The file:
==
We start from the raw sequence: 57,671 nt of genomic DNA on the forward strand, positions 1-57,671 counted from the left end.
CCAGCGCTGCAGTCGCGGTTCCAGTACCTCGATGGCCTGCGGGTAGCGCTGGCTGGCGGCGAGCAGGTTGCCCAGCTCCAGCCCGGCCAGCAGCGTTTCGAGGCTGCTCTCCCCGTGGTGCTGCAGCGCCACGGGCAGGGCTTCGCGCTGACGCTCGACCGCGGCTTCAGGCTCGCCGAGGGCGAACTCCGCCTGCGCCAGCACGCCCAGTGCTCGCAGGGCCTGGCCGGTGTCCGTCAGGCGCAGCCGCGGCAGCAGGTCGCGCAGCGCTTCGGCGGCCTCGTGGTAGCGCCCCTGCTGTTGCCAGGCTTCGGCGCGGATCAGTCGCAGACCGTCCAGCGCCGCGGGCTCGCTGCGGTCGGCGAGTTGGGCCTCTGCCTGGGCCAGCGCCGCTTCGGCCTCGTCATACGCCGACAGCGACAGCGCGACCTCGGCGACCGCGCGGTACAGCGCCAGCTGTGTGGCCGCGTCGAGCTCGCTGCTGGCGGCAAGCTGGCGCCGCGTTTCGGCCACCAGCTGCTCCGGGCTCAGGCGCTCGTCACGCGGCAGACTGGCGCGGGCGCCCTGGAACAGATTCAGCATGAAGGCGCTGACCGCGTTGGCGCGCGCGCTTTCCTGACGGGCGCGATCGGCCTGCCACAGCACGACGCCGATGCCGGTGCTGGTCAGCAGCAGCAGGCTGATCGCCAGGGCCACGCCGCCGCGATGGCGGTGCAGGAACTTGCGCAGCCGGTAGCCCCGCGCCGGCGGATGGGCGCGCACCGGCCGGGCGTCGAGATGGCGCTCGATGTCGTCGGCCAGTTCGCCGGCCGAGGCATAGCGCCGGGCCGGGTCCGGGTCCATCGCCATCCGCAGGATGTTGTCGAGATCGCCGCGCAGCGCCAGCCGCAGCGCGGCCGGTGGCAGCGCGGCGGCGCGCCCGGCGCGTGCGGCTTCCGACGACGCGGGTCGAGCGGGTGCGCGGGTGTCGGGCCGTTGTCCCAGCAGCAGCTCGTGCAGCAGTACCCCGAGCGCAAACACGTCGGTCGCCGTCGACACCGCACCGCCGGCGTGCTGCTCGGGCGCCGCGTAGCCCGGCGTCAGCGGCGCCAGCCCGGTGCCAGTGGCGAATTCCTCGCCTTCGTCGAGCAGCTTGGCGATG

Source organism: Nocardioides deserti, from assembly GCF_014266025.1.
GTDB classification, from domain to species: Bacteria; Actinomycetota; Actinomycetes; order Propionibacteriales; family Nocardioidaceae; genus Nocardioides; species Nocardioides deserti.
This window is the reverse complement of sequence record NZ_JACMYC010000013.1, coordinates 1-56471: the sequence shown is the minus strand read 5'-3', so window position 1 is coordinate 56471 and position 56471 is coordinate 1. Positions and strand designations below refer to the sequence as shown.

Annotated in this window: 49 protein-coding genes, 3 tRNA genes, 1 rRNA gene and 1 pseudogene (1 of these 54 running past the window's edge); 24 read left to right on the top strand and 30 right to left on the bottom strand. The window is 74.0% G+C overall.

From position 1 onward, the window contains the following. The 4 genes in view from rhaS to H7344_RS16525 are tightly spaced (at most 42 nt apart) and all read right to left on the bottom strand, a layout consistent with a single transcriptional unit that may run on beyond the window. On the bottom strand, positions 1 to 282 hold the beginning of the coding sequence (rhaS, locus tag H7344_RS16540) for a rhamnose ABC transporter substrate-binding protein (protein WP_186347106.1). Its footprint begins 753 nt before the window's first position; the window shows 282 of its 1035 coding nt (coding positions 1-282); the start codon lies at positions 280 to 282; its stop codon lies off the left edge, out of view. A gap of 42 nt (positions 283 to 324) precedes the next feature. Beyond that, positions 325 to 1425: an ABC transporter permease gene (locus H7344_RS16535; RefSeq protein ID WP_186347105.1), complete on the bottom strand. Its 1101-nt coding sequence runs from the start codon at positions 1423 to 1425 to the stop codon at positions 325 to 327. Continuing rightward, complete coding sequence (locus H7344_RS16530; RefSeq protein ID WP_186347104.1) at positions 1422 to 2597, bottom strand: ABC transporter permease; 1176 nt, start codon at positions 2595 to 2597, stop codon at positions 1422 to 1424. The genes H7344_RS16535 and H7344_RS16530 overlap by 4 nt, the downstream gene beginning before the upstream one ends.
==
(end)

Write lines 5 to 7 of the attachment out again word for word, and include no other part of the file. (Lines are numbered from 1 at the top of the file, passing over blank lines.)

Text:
This window is the reverse complement of sequence record NZ_JACMYC010000013.1, coordinates 1-56471: the sequence shown is the minus strand read 5'-3', so window position 1 is coordinate 56471 and position 56471 is coordinate 1. Positions and strand designations below refer to the sequence as shown.

Annotated in this window: 49 protein-coding genes, 3 tRNA genes, 1 rRNA gene and 1 pseudogene (1 of these 54 running past the window's edge); 24 read left to right on the top strand and 30 right to left on the bottom strand. The window is 74.0% G+C overall.

From position 1 onward, the window contains the following. The 4 genes in view from rhaS to H7344_RS16525 are tightly spaced (at most 42 nt apart) and all read right to left on the bottom strand, a layout consistent with a single transcriptional unit that may run on beyond the window. On the bottom strand, positions 1 to 282 hold the beginning of the coding sequence (rhaS, locus tag H7344_RS16540) for a rhamnose ABC transporter substrate-binding protein (protein WP_186347106.1). Its footprint begins 753 nt before the window's first position; the window shows 282 of its 1035 coding nt (coding positions 1-282); the start codon lies at positions 280 to 282; its stop codon lies off the left edge, out of view. A gap of 42 nt (positions 283 to 324) precedes the next feature. Beyond that, positions 325 to 1425: an ABC transporter permease gene (locus H7344_RS16535; RefSeq protein ID WP_186347105.1), complete on the bottom strand. Its 1101-nt coding sequence runs from the start codon at positions 1423 to 1425 to the stop codon at positions 325 to 327. Continuing rightward, complete coding sequence (locus H7344_RS16530; RefSeq protein ID WP_186347104.1) at positions 1422 to 2597, bottom strand: ABC transporter permease; 1176 nt, start codon at positions 2595 to 2597, stop codon at positions 1422 to 1424. The genes H7344_RS16535 and H7344_RS16530 overlap by 4 nt, the downstream gene beginning before the upstream one ends.